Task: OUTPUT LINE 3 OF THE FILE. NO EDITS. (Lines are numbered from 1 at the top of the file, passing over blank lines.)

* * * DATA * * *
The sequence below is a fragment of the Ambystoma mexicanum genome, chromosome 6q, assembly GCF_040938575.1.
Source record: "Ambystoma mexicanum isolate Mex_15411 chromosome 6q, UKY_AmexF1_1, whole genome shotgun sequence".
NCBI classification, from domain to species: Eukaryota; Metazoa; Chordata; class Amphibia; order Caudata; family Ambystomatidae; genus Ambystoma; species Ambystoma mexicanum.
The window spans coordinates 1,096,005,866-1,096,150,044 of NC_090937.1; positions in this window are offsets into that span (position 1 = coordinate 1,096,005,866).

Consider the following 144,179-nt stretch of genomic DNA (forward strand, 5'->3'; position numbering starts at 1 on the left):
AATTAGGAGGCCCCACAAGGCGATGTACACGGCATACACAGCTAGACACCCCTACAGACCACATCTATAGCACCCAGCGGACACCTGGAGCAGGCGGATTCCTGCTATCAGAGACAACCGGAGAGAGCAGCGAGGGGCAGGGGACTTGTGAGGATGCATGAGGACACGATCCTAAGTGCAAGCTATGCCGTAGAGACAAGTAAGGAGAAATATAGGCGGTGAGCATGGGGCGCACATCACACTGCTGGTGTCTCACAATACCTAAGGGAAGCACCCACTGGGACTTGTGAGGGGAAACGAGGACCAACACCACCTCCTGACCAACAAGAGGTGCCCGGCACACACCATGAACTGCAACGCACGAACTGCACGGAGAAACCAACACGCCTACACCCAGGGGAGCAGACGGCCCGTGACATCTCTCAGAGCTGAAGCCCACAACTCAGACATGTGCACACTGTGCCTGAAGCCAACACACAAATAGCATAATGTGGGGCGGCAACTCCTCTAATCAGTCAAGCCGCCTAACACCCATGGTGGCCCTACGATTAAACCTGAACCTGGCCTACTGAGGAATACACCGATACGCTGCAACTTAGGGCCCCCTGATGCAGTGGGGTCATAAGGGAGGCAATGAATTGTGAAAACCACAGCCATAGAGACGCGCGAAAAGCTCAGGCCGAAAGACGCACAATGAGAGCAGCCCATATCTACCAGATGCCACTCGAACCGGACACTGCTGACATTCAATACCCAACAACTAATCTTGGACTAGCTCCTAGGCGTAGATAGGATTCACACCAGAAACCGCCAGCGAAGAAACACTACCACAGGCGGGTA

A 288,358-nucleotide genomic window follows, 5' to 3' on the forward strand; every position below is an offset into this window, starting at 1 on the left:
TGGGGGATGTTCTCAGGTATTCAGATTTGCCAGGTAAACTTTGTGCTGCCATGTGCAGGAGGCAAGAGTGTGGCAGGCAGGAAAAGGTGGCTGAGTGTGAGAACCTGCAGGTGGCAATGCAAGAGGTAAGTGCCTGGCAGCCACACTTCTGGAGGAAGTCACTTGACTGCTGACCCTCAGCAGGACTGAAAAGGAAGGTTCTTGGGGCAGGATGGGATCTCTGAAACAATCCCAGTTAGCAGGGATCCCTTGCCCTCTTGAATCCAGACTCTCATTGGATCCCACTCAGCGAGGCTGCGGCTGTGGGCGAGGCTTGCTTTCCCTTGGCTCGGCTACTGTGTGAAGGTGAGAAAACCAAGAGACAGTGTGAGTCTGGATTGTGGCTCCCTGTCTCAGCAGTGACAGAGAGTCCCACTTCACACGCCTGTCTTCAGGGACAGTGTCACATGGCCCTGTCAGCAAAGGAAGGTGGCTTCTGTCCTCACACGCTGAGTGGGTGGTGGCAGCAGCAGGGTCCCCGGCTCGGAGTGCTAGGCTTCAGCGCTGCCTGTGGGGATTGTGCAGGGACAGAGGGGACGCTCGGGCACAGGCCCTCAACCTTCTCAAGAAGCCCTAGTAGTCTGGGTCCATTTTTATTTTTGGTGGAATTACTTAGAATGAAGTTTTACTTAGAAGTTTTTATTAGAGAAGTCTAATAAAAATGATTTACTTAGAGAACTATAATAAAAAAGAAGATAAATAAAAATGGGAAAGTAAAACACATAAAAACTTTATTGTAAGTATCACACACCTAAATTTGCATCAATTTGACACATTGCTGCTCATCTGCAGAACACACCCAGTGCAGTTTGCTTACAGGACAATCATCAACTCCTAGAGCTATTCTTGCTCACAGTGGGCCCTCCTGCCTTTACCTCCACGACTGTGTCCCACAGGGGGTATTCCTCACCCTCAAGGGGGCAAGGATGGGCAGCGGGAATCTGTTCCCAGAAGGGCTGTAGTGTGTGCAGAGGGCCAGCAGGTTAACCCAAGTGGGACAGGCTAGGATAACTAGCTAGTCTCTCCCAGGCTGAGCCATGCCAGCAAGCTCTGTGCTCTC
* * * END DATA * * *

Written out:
NCBI classification, from domain to species: Eukaryota; Metazoa; Chordata; class Amphibia; order Caudata; family Ambystomatidae; genus Ambystoma; species Ambystoma mexicanum.